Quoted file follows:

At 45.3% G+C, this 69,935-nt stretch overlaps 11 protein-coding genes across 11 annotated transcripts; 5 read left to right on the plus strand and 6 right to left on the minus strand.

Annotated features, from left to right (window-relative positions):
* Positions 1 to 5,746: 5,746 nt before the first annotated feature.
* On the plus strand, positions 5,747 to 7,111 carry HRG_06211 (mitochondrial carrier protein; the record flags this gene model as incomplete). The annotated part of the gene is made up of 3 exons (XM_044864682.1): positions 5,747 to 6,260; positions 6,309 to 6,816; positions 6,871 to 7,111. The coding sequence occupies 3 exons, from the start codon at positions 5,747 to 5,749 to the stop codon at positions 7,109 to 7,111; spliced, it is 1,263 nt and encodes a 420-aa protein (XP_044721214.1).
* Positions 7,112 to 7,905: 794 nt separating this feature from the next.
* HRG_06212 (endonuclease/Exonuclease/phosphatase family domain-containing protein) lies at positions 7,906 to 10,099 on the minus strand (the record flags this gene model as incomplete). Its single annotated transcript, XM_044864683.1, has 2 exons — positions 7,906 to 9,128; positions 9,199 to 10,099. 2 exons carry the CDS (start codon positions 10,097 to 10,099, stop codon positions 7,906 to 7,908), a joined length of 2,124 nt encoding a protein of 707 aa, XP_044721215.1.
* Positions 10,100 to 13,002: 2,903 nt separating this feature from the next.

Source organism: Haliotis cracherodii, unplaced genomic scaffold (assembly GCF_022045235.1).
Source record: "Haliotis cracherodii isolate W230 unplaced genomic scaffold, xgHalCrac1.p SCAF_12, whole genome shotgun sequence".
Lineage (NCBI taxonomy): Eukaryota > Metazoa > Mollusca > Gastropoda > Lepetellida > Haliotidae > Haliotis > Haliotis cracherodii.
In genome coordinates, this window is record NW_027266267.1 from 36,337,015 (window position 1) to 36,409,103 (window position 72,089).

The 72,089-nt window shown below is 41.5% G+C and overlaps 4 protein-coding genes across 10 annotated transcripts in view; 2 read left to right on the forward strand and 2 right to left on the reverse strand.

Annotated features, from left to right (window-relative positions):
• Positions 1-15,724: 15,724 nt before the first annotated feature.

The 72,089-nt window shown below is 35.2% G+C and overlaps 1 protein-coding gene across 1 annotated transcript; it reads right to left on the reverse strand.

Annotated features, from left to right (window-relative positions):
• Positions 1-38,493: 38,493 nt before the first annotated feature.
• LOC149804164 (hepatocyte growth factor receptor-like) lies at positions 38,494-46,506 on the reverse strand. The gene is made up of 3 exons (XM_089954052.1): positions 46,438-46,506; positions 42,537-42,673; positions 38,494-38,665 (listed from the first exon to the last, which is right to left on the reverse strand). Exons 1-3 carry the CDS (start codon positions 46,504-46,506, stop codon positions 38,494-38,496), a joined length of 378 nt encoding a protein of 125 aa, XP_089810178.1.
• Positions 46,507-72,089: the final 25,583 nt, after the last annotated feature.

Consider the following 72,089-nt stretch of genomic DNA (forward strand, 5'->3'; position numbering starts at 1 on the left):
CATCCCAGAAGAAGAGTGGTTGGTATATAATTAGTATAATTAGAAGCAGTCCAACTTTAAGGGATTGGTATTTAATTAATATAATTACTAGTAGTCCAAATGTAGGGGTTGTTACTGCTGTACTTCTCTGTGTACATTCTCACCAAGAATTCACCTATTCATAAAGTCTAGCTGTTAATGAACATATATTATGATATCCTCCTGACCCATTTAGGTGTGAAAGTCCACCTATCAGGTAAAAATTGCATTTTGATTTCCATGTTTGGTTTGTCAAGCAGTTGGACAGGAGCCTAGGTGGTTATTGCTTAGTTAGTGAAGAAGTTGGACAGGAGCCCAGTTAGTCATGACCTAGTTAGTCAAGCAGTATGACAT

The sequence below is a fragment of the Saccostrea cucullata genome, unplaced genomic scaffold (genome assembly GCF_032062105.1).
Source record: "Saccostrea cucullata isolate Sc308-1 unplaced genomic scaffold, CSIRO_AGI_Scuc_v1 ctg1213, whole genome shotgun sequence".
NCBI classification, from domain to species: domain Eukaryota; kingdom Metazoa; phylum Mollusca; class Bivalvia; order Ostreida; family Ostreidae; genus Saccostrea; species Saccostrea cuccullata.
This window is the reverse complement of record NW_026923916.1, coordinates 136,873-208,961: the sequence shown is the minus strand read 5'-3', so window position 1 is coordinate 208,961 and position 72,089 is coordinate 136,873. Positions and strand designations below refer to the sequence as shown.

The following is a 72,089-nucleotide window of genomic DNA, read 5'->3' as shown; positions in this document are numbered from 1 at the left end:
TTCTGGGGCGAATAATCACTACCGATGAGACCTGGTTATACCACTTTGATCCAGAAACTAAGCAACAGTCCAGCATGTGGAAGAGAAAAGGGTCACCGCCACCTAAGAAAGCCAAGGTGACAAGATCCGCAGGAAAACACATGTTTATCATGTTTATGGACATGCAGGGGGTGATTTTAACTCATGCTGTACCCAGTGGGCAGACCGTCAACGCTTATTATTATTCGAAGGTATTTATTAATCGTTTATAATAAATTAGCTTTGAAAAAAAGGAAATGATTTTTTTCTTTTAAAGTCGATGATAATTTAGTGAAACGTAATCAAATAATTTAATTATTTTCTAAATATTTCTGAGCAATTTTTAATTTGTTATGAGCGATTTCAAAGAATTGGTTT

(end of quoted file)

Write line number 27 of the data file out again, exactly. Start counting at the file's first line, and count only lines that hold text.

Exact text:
TTCTGGGGCGAATAATCACTACCGATGAGACCTGGTTATACCACTTTGATCCAGAAACTAAGCAACAGTCCAGCATGTGGAAGAGAAAAGGGTCACCGCCACCTAAGAAAGCCAAGGTGACAAGATCCGCAGGAAAACACATGTTTATCATGTTTATGGACATGCAGGGGGTGATTTTAACTCATGCTGTACCCAGTGGGCAGACCGTCAACGCTTATTATTATTCGAAGGTATTTATTAATCGTTTATAATAAATTAGCTTTGAAAAAAAGGAAATGATTTTTTTCTTTTAAAGTCGATGATAATTTAGTGAAACGTAATCAAATAATTTAATTATTTTCTAAATATTTCTGAGCAATTTTTAATTTGTTATGAGCGATTTCAAAGAATTGGTTT